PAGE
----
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A method for economic input-output social impact analysis with application to U.S. advanced manufacturing

Richter, Justin S., Mendis, Gamini P., Nies, Larry, Sutherland, John W.
Journal of cleaner production 2019 v.212 pp. 302-312
case studies, decision making, economic sectors, human resources, manufacturing, models, social impact, society, stakeholders, United States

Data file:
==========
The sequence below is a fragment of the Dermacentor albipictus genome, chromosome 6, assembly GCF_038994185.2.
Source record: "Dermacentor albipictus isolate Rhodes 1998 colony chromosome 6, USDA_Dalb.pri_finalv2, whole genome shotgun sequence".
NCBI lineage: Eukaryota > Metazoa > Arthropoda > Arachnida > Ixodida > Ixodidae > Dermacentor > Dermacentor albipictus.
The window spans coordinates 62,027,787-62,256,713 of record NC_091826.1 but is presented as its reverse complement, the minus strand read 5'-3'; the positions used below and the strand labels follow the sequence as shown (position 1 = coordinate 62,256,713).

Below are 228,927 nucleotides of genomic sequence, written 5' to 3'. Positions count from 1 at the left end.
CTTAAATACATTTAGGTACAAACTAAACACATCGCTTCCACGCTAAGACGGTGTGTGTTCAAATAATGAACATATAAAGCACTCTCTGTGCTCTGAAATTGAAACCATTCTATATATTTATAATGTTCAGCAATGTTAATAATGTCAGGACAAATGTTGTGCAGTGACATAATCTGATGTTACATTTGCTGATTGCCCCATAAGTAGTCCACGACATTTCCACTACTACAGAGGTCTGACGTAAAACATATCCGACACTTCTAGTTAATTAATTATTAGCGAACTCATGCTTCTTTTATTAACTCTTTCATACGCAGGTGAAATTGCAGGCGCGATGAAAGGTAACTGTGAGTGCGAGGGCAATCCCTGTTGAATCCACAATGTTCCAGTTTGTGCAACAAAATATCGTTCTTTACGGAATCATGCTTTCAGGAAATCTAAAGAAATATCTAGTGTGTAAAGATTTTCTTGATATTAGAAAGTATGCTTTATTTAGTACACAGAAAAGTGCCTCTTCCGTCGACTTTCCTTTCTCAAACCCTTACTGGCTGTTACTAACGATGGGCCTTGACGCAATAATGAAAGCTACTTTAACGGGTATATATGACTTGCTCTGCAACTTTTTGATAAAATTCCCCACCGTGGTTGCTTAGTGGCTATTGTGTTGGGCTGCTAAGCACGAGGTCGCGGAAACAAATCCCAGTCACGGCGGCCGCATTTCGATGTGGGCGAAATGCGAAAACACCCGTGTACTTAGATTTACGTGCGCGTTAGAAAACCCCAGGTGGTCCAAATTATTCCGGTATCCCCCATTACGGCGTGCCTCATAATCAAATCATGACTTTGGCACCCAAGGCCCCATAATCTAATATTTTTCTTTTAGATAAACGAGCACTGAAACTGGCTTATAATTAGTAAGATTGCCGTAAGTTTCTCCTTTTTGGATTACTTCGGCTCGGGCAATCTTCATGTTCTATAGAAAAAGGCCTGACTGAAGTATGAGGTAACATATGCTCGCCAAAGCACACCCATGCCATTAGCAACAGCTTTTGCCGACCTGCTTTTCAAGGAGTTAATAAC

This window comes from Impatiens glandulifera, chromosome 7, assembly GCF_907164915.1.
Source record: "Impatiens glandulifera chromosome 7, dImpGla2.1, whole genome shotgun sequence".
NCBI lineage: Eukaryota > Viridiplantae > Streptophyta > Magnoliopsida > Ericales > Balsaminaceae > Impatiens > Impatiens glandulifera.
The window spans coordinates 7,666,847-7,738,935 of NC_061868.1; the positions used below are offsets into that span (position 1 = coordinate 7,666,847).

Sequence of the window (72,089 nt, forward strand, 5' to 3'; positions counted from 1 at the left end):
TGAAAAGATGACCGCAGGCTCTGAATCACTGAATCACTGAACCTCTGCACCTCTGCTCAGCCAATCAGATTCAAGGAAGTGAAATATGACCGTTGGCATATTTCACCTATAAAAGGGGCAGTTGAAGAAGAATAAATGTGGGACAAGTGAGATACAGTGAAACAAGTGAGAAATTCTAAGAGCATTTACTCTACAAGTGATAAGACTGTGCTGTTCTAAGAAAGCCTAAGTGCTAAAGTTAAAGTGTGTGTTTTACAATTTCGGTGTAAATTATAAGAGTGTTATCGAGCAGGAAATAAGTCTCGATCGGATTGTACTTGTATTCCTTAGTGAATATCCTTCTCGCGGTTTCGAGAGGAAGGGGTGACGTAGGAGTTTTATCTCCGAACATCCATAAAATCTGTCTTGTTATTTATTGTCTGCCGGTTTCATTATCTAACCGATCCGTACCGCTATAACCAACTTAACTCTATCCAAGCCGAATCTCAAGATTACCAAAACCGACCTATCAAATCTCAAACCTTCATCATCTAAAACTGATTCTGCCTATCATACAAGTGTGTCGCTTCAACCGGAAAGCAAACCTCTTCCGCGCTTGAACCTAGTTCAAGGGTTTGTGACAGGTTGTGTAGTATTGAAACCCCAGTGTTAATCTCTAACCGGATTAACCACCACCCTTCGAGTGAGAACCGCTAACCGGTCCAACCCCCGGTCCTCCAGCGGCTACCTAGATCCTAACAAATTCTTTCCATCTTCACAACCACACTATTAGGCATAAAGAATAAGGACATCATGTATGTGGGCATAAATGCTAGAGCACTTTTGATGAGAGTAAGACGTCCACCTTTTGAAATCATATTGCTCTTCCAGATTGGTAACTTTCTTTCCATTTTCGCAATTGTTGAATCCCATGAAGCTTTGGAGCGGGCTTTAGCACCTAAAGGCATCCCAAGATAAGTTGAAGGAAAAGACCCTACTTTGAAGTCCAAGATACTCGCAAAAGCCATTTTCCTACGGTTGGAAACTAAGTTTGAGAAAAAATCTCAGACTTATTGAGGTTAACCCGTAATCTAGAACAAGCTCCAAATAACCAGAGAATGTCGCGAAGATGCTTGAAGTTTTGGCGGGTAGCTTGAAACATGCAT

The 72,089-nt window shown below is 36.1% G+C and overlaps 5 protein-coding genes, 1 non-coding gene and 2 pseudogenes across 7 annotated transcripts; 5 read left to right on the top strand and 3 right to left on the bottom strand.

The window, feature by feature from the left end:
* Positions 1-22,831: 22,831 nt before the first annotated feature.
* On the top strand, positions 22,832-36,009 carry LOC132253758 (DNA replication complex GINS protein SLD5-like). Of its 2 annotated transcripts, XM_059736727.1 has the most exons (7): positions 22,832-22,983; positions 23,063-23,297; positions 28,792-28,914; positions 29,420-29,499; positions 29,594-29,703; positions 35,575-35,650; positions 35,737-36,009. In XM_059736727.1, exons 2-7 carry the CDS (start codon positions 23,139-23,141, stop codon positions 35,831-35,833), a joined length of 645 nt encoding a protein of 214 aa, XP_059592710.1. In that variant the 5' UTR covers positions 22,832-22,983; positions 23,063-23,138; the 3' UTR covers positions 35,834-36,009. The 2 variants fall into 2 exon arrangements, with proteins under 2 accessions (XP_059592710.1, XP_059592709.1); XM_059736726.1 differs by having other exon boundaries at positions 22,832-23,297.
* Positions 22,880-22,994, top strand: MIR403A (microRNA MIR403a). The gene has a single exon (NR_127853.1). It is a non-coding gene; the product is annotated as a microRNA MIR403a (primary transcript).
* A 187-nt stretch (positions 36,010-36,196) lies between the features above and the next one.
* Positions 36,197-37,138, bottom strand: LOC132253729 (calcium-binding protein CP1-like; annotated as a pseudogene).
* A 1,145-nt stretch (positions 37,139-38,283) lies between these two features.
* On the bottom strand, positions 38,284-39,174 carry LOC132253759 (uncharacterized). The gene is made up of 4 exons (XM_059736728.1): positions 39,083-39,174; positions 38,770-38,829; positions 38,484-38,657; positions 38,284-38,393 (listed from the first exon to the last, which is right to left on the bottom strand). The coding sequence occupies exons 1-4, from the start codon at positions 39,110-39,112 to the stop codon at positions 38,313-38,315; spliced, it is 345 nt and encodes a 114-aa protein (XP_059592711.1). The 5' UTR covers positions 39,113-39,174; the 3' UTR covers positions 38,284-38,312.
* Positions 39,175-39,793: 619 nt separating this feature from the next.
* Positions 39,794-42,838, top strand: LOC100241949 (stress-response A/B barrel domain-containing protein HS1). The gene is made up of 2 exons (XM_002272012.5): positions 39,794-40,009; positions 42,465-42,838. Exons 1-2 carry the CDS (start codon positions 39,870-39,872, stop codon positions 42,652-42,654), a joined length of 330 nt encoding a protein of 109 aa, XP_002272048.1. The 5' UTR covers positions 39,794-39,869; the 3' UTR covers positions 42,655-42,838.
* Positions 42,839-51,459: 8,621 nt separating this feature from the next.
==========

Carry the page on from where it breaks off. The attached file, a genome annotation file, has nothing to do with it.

Industrial sustainability performance has, up until recently, been mainly based on a combination of economic and environmental measures. The social dimension of sustainability performance remains largely unknown. The lack of understanding of social performance, i.e., how stakeholder needs are impacted by industrial production, limits the capacity of decision makers to pursue fully informed choices. Fortunately, large quantities of economic and social data exist in the public domain. The vast economic and social data enable the creation of industry-related social impact metrics that can describe how industry directly affects society. However, assessing social impacts in an economy requires a multidisciplinary modeling approach. The proposed method, economic input-output social impact assessment, is developed to integrate economic production with two new social impact metrics based on employee/worker-needs: Cost Of Injuries identifies employee safety/security needs, and Employees below a Living Wage identifies worker basic needs. The model is applied using a case study that introduces the economically important and technologically innovative Advanced Manufacturing cluster of industries in the United States. In 2012, Advanced Manufacturing represented over 39% of U.S. manufacturing output and 7.8%, or $2.25 trillion. of the U.S. total economic output ranking 6th in the total economy. As a result of the model, Advanced Manufacturing was attributed 8.5%, or $1.3 billion, for the total national social impacts of Cost Of Injuries, ranking 5th in the U.S. economy. Advanced Manufacturing was also attributed 3.5%, or 3 million employees, for the total national social impacts of Employees below a Living Wage, ranking 12th out of the 16 economic sectors studied. The economic input-output social impact assessment method is demonstrated to provide a measurable path forward to evaluate the social performance of industries.